John

Attached Thumbnails

  • C14 Edge14 secondary alignement sensitiivity.jpg

Edited by jhayes_tucson, 23 June 2019 - 01:26 PM.

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#54 Cotts

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Posted 23 June 2019 - 01:29 PM

Even though I have Suiter's book and I have read it thoroughly, I have never wasted a night with  seeing good enough to effectively and reliably do his testing regimen to actually do the testing.

 

When I get sub-arc second seeing where I can see with my 1989 Celestron Ultima 11 or my Lockwood/Teeter 12.5" f/6.5 dob, the tiny, perfect Airy patterns of two 7th magnitude stars 1 arc second apart I don't care what my Strehl is or my linear resolution or my contrast transfer are.  The last thing I want to do on such a night is to waste it on 'testing'......

 

I have always rated the optics of both of my big scopes as 'superb'.  Due to its relatively tiny 16% central obstruction the 12.5" shows a much more delicate first ring in the Airy pattern and noticeably better contrast on Jupiter than the 11" with its 35% C.O..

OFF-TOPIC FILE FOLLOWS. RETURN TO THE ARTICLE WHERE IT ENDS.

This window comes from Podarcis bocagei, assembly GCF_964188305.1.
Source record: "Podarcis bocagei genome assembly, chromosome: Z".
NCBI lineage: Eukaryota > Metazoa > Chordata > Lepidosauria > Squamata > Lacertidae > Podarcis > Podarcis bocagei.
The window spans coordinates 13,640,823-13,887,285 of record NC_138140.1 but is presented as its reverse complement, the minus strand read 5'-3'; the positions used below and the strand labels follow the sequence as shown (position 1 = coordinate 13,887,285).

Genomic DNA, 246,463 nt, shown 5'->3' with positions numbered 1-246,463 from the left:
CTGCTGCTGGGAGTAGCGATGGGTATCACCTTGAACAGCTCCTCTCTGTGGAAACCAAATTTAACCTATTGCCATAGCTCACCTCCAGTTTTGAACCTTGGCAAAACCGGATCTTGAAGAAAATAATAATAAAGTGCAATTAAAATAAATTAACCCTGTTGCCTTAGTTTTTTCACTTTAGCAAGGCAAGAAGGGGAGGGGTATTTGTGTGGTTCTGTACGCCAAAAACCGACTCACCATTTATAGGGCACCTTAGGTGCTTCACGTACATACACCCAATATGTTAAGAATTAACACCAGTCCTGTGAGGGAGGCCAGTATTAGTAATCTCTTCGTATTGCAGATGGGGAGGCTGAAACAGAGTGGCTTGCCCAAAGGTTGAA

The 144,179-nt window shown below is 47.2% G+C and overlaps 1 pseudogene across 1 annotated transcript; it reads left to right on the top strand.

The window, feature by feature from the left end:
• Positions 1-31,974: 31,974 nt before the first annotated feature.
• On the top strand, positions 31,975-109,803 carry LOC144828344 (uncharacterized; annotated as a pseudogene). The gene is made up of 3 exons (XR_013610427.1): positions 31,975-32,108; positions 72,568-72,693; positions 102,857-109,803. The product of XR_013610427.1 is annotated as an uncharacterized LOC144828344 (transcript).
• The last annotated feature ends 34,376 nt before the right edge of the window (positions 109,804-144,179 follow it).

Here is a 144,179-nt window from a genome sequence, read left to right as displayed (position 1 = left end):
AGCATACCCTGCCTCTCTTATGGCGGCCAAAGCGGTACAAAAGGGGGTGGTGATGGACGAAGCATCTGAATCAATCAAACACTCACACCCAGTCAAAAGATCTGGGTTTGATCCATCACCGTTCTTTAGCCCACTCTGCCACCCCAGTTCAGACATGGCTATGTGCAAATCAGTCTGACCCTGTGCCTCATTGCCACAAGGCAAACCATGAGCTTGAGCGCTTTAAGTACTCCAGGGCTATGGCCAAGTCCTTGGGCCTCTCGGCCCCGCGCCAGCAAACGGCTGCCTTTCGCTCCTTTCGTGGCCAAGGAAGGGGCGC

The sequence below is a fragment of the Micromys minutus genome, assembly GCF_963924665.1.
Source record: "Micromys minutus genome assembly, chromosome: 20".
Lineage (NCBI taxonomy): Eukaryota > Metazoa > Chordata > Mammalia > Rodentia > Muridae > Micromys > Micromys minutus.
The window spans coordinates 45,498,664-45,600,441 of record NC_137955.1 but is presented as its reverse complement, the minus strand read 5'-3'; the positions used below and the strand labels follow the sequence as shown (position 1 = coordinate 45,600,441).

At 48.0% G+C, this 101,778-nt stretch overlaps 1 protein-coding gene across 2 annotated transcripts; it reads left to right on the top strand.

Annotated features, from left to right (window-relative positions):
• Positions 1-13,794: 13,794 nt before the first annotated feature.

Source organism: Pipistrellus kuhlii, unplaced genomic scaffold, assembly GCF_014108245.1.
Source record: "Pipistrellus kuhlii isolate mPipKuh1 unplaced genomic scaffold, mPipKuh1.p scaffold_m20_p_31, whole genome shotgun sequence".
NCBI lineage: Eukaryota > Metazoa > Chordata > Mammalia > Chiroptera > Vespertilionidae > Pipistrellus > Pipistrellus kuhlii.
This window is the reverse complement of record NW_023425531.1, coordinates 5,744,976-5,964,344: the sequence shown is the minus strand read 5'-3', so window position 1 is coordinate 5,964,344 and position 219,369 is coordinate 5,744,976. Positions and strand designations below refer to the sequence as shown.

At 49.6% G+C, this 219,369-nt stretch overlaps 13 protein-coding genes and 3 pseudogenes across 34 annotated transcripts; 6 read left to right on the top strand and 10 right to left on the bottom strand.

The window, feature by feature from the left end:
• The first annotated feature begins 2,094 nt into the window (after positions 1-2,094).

But quantified measures of SA, CA, Strehl etc.?  Don't know, don't care....

 

Dave



#55 Astrojedi

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Posted 23 June 2019 - 01:37 PM

Don’t want to turn this thread into a SCT vs refractor but some qualifications are required. Again generalizations need to be addressed.

 

Deep Sky Objects: A good C8 will outperform or easily match any 6” refractor on deep sky.

 

Lunar: My EdgeHD 8 beat the pants of my very high strehl 5” APO on lunar. A good 6” APO (many times the cost of the EdgeHD) may outperform the EdgeHD 8. 

 

Saturn: I would say a 6” APO will likely match a high quality C8

 

Jupiter / Mars: A high quality 6” APO will outperform a EdgeHD 8 in contrast. The C8 will likely show similar detail but the refractor view has an etched high contrast view which is hard to beat.



#56 REC

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Posted 23 June 2019 - 01:47 PM

I have to confess this as well.  I find it frustrating to talk about optics and optical quality when so many people don't even understand the basic optical concepts of linear resolving power (which is the true limit of a telescope's performance, and not the angular resolution that most people use) and Modulation Transfer Function (MTF) which is the way that contrast loss in a system is described.